All public transport is supervised by the Greater Manchester Passenger Transport Executive.
The Five Mile Act of 1665 had made it an offence punishable by transportation for more than five people to congregate for worship other than in the manner prescribed by the Church of England, and for any nonconformist to minister within five miles (8 km) of any parish of which he had been a parson. The area of Stand was six miles (10 km) from Manchester, from Bolton and from Bury, which made it a suitable point at which nonconformists could legally meet. The specific catalyst for the meetings appears to have been the ejection of Thomas Pike from the living of Radcliffe due to his Puritan leanings; though he went to Blackley, those who agreed with his leanings began to meet at Stand, most probably at Old Hall, the house of Thomas Sergeant, after the family of whom the present Sergeant's Lane is named. By 1672 a barn belonging to William Walker had been licensed for preaching and in 1693 the Rev. Robert Easton, ejected Minister of Daresbury, near Warrington, became the first Minister of Stand Chapel. The building had been erected in that year on land obtained from the Trustees of Stand Grammar School and, indeed, the school was held in the chapel on weekdays.
Whilst preaching the nonconformist position, Stand Chapel was not at this time Unitarian. The transition to Unitarianism was gradual, being completed in 1789 when the Rev. R. Aubrey determined to follow the doctrine (it was in fact illegal to call oneself a Unitarian until 1813). This doctrinal decision caused a split, with some of the congregation leaving to form Stand Independent Chapel on Stand Lane.
Stand Unitarian Chapel was demolished and another built, capable of seating 400, in 1818.
Stand All Saints' CofE Church, which was a so-called 'Waterloo Church', having been built to celebrate Napoleon's defeat at the Battle of Waterloo in 1815, is located just outside the town centre. The site was given by the Earl of Derby and the first stone laid by the Earl of Wilton on 3 August 1822. Consecrated on 8 September 1826 by Dr Blomfield, Bishop of Chester, it was designed by Sir Charles Barry in the Gothic style of the 14th century. The tower is 186 feet (57 m) in height. The cost of the building was £14,987. A clock was added to the tower in 1832 and then replaced in 1906. The church forms the centrepiece of the All Saints' conservation area, designated by the local council in March 2004.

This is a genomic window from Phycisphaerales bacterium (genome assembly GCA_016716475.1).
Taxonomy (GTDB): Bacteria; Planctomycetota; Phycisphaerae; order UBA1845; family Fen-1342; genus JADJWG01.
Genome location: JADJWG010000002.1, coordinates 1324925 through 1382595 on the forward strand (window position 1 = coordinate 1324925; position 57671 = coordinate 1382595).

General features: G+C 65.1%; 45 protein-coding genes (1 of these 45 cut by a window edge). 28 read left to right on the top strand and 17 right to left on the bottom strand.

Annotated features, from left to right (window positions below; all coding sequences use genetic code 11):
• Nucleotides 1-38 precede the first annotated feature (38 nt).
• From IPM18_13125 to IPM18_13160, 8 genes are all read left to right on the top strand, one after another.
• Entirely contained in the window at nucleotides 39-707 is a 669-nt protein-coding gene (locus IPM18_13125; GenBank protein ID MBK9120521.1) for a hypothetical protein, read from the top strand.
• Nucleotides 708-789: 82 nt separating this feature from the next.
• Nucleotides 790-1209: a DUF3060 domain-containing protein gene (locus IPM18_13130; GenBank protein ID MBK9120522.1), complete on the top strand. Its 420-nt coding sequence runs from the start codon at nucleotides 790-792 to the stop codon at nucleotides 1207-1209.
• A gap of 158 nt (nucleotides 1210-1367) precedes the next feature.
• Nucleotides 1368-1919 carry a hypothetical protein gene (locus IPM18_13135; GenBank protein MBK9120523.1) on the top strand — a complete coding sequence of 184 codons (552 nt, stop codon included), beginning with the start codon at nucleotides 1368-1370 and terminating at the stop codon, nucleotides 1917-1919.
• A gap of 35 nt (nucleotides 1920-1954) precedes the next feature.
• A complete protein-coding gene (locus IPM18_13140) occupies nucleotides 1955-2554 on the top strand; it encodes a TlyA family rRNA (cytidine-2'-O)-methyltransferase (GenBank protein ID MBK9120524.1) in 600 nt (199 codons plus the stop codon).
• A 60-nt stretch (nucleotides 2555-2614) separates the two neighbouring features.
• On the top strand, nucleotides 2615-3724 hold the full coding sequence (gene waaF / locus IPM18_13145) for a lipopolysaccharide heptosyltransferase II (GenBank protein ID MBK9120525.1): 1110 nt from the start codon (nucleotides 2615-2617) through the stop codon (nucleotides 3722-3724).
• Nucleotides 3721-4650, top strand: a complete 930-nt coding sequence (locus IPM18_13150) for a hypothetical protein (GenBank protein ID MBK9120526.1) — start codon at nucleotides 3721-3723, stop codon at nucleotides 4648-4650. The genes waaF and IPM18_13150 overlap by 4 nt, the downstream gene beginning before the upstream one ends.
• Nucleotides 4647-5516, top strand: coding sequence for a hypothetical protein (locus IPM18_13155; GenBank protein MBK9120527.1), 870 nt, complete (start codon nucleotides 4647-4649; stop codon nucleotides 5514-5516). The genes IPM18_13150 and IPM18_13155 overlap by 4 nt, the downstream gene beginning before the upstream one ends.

Roman Catholics were of sufficient number by 1952 that they rented a room at the Liberal Club building, which was at that time on Morley Street; subsequently, in 1956, St Bernadette's Church was built on Manchester Road as their place of worship. The building cost £22,446 and the foundation stone was laid on 26 March 1955; although the stone bears the name of Bishop H.V. Marshall it was in fact laid by the Vicar General, Monsignor J. Cunningham, due to the illness of the former.
A few years later, and next door to St Bernadette's, a meetinghouse of the Church of Jesus Christ of Latter-day Saints was erected.
Other places of worship in the area include the New Jerusalem Church on Charles Street (there is another on Stand Lane), Whitefield Methodist Chapel, Besses United Reformed Church, two synagogues and a spiritualist church.
Whitefield Hebrew Congregation was built on land purchased from the Church of England, where originally a Church of England school had stood and which was demolished for the construction of the present synagogue.
In August 2010 it was reported that a planning application had been submitted to the Metropolitan Borough of Bury, on behalf of the Whitefield Hebrew Congregation, for the creation of a 4 miles (6.4 km) symbolic boundary, known as an eruv, around 1 square mile (2.6 km2) of Whitefield. The construction of the eruv would allow the 700 Orthodox Jewish families living in the area to carry out activities normally prohibited on the Hebrew shabbat (sabbath), such as carrying keys, pushing prams and using wheelchairs. Similar eruvim have already been created in a number of cities such as New York City, Antwerp and London. The Whitefield eruv would be the first to be constructed in the United Kingdom outside London.
Culture, education media and sport
One local newspaper that covers the area of Whitefield (as well as neighbouring Prestwich and Radcliffe) is the Advertiser, (one of the GMWN Greater Manchester Weekly News newspapers) a weekly freesheet based in Salford. The other local paper (not distributed freely, door to door) is the Prestwich and Whitefield Guide.
Sedgley Park R.U.F.C. play their home matches at their Park Lane ground, and were in National Division One until the end of the 2008–09 season.
Besses o' th' Barn Band, and subsequently its associated boys' band, has existed in the area since at least 1818, at which time it had converted from a string band to a reed band. Its founders were John, James and Joseph Clegg – three brothers who were manufacturers of cotton products at Besses o' th' Barn – and for this reason it was for a time known as Clegg's Reed Band. Originally using a room called the mangle room, attached to the old barn at Besses which was pulled down in the 1880s, it has had its headquarters on Moss Lane since 1884. At the peak of its fame in the early 1900s this band, by now using brass instruments, undertook numerous prestigious engagements, including world tours lasting well in excess of 12 months at a time.
Places of interest
- The Nature Trail
- Red Rose Forest – the second largest community forest in England.
- Irwell Sculpture Trail